If you read my post on 7 Tips For Your Bug Out Bag, considered this part II. Many posts on Bug Out Bags out there in the blogosphere talk about specific items being better than others. I prefer comparing ideas instead of whether a Mora is better than a Bushman for low budget survival, boy would that be a fun debate Survival Gear is great, it makes life in the backcountry easier, but mindset and skills keep you alive. So we try and find a happy balance like most aspects of living. Much of this post will be review for you experienced types, but it never hurts to be reminded. For you newly awakened survival minded Americans, welcome to the party. I will try and not repeat too much from the last post, there will some cross-over and expanding of ideas.
The biggest rookie mistake when hitting the trail is being over dressed. You will heat up quickly, don’t be afraid to stop and shed a layer early on. Too much sweat can cause problems fast, drenched clothes, dehydration and generally being uncomfortable in your clothing. Choosing the right clothing it is your first defense against Mother Nature. The old saying ‘Cotton Kills’ is pretty good advice. I love my cotton clothes and wear them often when working or hiking, but they have no place in your survival kit. It takes forever and a day to dry out. One plus for cotton is hot and dry environments where it can shine, it just depends on where you are and time of year. Now a 50/50 blend is not so bad. Most BDU’s are this blend and they wear great and dry out fairly fast. I have wool blends that are very comfy and so are the polyester base layers. Do your homework before betting your life on any clothes. I can’t say enough good things about BDU style clothing. Ripstop durability, pockets, and there are some good non-camo ones out there if you are looking for a more Gray Man look. The debate of natural fiber and synthetic will not be solved here today. Both have their pro’s and con’s. I use both and my kit has both. We should happy that we have so many choices. Last piece of advice, think about being able to layer when choosing your survival clothing. I prefer loose clothing over tight fitting mostly for ease of movement and airflow. The only tight fit should be your base layer.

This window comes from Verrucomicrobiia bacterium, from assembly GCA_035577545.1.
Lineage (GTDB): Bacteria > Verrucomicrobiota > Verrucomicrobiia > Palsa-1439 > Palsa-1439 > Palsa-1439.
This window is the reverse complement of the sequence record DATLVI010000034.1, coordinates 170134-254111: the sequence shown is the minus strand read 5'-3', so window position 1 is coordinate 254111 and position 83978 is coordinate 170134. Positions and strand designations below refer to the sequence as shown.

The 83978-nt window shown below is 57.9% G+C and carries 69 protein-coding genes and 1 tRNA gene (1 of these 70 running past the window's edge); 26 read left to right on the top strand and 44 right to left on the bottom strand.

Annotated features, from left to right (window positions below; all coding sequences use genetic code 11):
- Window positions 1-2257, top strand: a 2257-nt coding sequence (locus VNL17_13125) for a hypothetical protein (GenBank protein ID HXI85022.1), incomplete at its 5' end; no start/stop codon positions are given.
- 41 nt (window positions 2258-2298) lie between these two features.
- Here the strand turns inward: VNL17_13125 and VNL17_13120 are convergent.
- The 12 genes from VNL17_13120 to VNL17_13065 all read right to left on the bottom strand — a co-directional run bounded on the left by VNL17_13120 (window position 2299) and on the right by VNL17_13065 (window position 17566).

Keeping a Clean Camp
Are you a clean freak? Does everything have a place in your home? If the answer is yes, then you have a good starting point. If the answer is no, you need to get your mind in order. This will be hard for some people, but bear with me. When car camping you spread out and set up your outdoor home, some backpackers are guilty of this too. In a survival/bug out situation this can lead to big problems. Not only is it easier to lose track of essential gear, but if you need to move quickly any hesitation to grab stuff could mean dire consequences. Use your gear when needed then put it away.
A clean camp also means hiding waste. Even in tense, stressful times, the effort must be made to make it harder to track you. Although these principles are recreational based, if you think tactically they make sense too. Expanding on the tracking thing, next time you hit the trail, try to leave no tracks. See if you can walk on hard surfaces, rocks in or close to the trail. Then see if you move without making any noise. These are skills that need to be practiced before they are needed.
Too Staff or Not To Staff